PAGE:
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Graphic & layout: Konstanze Winkler
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Interview with
by Mareike Beiersdorf
Can you tell me how, when, and why you started with Tribal/Tribal Fusion belly dance?

Funny story! I took my first Tribal belly dance workshop on a misunderstanding, ah! My belly dance teacher booked 2 different workshops at the same time. When she realized her mistake, she offered me her spot for the Sharon Kihara work shop in Paris. This is how I first met Tribal, it was in November 2005. It was love at first sight!

As a belly dance student and performer at that time, I could always feel that my western roots were kind of inappropriate with the Eastern attitude and feelings. I could feel I would never be a Raqs Sharqi belly dancer, and I was still searching my way to express the love of dance and Eastern rhythms and moves.

As a child, I grew up travelling a lot. I was away from France for several years and I met so many different cultures. All these people inspired my whole life and I felt I’m from the Earth, not from a specific country. I have no real home, my home is the world.

This is why, when I met the Tribal belly dance, it appears obvious to me that this was my way. Now, I can say: “I am a tribal belly dancer through and through!”
Do you have any role models or favourite teachers and equally important who and because of what?

First Sharon Kihara and Rachel Brice, who I met at the very beginning of my tribal belly dance experience. They taught me the main point: humility and generosity. When Rachel held me in her arm after her 4 hours class, this was not only sympathy. No! She connected me to the tribal world, she physically told me: Welcome to this world, it’s amazing and I know you’ll love it.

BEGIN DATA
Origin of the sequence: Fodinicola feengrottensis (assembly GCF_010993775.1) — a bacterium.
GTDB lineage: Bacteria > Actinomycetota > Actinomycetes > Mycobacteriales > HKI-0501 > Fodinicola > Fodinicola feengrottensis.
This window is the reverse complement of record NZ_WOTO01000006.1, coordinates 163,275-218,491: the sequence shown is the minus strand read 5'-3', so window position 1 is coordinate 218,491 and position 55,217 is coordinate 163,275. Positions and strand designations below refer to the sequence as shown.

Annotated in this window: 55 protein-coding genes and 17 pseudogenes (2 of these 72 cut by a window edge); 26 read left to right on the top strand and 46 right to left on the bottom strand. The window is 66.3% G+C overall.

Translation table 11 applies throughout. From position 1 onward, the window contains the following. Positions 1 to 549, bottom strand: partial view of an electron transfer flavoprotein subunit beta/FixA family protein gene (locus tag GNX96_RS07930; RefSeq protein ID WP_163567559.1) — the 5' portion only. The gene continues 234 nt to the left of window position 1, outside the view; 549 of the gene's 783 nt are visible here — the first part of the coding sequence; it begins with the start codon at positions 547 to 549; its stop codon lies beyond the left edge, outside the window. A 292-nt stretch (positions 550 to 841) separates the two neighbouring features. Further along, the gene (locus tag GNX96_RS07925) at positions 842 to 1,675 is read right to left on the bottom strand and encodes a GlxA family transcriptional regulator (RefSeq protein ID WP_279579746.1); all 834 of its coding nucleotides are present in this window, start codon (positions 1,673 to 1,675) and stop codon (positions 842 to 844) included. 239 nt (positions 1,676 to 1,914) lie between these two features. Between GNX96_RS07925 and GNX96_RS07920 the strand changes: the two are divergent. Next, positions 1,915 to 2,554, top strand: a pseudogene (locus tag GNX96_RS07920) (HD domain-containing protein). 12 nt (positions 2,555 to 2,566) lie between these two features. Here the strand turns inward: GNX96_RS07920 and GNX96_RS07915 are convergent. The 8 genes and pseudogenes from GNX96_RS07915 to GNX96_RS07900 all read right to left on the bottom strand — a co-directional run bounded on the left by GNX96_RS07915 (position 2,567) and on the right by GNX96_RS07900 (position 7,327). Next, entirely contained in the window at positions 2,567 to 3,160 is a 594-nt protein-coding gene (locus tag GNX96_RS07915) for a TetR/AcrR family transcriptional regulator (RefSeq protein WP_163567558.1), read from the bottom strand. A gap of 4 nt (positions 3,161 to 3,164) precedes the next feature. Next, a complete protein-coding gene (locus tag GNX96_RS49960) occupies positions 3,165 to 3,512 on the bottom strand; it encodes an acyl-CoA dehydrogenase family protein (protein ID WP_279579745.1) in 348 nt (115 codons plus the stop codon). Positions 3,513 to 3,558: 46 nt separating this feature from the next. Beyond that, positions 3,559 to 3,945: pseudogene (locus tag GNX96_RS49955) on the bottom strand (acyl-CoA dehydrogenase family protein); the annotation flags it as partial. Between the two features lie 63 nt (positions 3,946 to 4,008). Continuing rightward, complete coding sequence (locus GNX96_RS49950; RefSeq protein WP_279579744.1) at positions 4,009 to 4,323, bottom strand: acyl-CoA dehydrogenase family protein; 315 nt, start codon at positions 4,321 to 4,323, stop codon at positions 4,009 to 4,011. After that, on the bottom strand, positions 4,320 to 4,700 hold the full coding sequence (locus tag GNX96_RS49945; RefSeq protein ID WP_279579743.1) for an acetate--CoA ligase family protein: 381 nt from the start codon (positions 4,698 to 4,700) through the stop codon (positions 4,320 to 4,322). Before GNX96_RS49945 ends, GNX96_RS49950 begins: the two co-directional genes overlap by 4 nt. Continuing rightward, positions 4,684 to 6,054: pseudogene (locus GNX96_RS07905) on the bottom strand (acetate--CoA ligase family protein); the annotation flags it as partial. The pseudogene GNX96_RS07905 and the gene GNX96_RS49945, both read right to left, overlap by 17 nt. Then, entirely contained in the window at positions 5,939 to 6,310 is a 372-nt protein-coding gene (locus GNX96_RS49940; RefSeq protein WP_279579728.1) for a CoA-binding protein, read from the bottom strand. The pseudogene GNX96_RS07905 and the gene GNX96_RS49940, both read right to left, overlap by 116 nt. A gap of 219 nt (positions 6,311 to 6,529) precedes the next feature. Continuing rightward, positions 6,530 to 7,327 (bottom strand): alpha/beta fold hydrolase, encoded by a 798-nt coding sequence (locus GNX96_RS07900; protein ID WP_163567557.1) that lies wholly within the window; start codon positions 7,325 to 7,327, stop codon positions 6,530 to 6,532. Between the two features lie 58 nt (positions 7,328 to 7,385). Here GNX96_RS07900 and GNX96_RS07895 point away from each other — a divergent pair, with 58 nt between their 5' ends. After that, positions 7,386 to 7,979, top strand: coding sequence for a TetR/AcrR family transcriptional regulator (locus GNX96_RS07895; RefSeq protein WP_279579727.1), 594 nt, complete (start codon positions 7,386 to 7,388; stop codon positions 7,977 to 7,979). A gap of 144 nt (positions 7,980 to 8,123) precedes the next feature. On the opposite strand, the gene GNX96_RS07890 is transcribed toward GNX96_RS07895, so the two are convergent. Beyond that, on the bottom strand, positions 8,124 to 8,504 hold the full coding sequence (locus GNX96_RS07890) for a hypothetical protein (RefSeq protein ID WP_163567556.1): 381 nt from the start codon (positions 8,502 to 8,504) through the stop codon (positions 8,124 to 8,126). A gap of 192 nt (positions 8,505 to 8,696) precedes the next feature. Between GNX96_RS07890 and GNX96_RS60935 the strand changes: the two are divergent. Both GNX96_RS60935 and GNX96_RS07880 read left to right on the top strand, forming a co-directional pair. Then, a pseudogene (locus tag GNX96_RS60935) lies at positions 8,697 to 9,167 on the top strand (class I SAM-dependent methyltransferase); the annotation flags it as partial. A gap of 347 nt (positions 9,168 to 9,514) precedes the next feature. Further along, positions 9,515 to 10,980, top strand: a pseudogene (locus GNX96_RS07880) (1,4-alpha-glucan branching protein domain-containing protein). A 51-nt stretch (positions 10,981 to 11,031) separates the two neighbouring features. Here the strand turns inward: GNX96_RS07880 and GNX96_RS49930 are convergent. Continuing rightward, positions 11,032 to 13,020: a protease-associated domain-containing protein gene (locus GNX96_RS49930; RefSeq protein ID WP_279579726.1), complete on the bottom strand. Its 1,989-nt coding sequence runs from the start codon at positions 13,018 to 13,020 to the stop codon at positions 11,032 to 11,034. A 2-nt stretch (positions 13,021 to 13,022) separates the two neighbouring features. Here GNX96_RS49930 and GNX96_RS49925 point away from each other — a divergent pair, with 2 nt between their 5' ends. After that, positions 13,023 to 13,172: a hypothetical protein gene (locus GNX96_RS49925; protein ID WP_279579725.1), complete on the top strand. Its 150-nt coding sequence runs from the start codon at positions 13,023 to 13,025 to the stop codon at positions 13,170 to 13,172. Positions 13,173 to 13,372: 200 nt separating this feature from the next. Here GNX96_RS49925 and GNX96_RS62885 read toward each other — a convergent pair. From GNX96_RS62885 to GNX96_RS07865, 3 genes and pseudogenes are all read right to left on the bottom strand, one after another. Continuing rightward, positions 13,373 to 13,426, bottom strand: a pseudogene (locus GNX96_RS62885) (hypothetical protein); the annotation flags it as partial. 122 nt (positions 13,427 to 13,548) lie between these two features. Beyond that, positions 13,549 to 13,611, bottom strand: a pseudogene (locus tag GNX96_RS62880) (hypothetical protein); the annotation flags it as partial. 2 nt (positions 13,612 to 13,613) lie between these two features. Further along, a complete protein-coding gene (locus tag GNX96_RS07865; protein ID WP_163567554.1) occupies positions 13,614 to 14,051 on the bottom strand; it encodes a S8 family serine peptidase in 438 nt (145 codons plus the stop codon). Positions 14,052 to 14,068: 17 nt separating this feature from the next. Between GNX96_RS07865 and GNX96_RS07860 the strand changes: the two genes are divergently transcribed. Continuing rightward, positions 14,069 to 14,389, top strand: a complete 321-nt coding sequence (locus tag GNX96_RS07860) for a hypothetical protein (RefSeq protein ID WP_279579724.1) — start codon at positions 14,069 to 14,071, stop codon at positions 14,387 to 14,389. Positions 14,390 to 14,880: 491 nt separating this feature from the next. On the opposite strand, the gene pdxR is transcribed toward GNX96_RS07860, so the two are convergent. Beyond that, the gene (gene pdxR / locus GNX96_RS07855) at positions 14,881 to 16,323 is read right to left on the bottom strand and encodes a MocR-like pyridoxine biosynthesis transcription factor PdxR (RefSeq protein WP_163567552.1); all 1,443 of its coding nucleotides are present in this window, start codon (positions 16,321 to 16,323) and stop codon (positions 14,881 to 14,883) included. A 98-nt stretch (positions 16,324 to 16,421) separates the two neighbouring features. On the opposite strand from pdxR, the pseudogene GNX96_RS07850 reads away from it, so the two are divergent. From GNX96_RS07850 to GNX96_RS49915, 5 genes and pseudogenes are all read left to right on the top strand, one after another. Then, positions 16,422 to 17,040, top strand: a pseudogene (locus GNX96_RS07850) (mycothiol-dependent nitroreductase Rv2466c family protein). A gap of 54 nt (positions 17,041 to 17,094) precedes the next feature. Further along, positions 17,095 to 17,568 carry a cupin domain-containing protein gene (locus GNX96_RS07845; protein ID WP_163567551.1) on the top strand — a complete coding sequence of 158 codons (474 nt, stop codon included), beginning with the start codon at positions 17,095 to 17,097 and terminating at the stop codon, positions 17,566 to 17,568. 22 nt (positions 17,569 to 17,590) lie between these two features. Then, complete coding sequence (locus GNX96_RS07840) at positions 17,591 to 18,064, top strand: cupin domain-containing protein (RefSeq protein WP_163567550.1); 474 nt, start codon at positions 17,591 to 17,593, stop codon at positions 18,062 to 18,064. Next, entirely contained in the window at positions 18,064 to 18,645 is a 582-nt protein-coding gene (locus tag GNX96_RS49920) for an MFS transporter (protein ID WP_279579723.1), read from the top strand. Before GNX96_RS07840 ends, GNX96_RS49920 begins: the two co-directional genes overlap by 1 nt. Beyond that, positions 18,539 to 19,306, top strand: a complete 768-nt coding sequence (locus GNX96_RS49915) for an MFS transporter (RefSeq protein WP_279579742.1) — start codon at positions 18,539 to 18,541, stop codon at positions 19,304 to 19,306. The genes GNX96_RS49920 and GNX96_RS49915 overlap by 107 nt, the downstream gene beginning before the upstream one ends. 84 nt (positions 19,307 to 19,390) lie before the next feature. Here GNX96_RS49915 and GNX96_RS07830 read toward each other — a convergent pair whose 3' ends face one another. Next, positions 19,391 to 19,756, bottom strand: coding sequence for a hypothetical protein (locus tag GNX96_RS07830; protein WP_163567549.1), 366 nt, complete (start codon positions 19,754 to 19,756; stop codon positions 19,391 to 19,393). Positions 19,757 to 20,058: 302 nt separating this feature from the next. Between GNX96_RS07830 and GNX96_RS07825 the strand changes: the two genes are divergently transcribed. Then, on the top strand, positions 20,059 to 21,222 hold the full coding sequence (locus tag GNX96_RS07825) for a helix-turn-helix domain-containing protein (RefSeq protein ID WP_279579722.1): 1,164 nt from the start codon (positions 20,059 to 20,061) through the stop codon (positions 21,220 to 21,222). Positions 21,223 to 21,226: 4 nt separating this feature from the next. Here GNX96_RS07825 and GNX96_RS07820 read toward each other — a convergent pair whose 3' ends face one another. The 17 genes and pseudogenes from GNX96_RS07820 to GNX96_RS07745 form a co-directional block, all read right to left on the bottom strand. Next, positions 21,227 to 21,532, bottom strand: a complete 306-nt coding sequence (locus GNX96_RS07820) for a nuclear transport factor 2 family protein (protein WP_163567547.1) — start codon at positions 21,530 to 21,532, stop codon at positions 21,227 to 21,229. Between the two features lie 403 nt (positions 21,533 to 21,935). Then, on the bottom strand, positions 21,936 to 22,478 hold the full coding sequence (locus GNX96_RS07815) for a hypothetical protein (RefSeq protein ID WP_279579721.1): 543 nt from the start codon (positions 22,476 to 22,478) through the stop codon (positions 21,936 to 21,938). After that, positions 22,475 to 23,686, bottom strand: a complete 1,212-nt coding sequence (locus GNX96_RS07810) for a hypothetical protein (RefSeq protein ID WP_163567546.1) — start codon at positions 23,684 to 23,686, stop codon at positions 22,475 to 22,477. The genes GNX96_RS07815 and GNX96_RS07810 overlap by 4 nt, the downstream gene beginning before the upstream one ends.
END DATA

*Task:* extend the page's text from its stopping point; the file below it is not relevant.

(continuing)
„Umrah“ is the Arabic word for "pilgrimage". And so it is also with the festival carrying this name. It never takes place at the same city twice, but instead travels through Europe. Djeynee Bodson, the inventor, promoter and organizer of TRIBAL UMRAH told Mareike Beiersdorf, a German dancer,  how her personal Tribal career started and how everything came about  with her annual Festival.
Then I met Amy Sigil (from “Unmata”), in 2007. She is my main inspiration, now. She is the one who taught me all about Improvised Tribal and this means a lot! Improvised Tribal is the origin of Tribal belly dance. It’s a dance technique, created by Carolena Nericcio that allows dancers to improvise on stage in a synchronized dance. It’s an improvisation but the audience believes that it’s a choreography, and that’s fun!
Djeynee and Ami Sigil
the first tribal workshop with Sharon Kihara 2006
In fact, Improvised Tribal is more than a technique, it’s a way of life! To be able to communicate with your sisters on the stage, you definitely need to be generous (the leader always dances for her partner, doing clear and proper cues). You also need to be intuitive (the followers need to watch and sometimes guess the leader’s cues), you need to be aware of what’s happening in the troupe. But also you can be fun and tricky because it’s dance! In another world, the qualities that are requested for Tribal Improve are definitely beautiful human qualities. In general, tribal sisters are the same in their everyday life!

Second, Amy Sigil has no barriers. She is an incredible open-minded person. I never heard her judging someone, even if she does not agree, she always understands her/him. Her opinion on people is so soft (compared to mine sometime!).
In her dance, Amy is definitely a tribal belly dancer inspired by the “street”. She puts together old traditional moves from Indian, Eastern and other dances in a new way without false shame about it! Amy Sigil is the one who supported me on finding my way. “You have emotions and dreams ... go!” That’s Amy Sigil.
Ami Sigil at her Hot Pot Studio in Sacramento
Also, since 2008, I’m one of her students and I learn her ITS format. I’m part of an UNMATA ITS pilot program which allows me to teach and share it with others. I have this dream that one day, Amy and her Unmata partners will come to Europe, jump on stage and dance ITS with hundreds of European dancers!
Photos © Djeynee Bodson
the interviewer Mareike (middle) and "Verbatim", TRIBAL UMRAH 2010